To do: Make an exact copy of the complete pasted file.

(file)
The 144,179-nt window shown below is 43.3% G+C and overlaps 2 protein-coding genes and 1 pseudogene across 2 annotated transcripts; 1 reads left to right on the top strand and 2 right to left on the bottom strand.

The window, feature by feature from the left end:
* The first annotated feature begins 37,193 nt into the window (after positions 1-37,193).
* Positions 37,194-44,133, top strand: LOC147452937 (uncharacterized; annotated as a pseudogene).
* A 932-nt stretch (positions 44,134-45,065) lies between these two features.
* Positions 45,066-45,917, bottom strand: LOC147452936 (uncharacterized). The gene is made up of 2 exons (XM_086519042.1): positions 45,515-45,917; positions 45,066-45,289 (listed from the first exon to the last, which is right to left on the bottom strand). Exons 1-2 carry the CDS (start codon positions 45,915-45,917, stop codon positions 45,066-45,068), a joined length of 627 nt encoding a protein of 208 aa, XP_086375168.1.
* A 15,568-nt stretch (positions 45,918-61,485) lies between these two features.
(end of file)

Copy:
The 144,179-nt window shown below is 43.3% G+C and overlaps 2 protein-coding genes and 1 pseudogene across 2 annotated transcripts; 1 reads left to right on the top strand and 2 right to left on the bottom strand.

The window, feature by feature from the left end:
* The first annotated feature begins 37,193 nt into the window (after positions 1-37,193).
* Positions 37,194-44,133, top strand: LOC147452937 (uncharacterized; annotated as a pseudogene).
* A 932-nt stretch (positions 44,134-45,065) lies between these two features.
* Positions 45,066-45,917, bottom strand: LOC147452936 (uncharacterized). The gene is made up of 2 exons (XM_086519042.1): positions 45,515-45,917; positions 45,066-45,289 (listed from the first exon to the last, which is right to left on the bottom strand). Exons 1-2 carry the CDS (start codon positions 45,915-45,917, stop codon positions 45,066-45,068), a joined length of 627 nt encoding a protein of 208 aa, XP_086375168.1.
* A 15,568-nt stretch (positions 45,918-61,485) lies between these two features.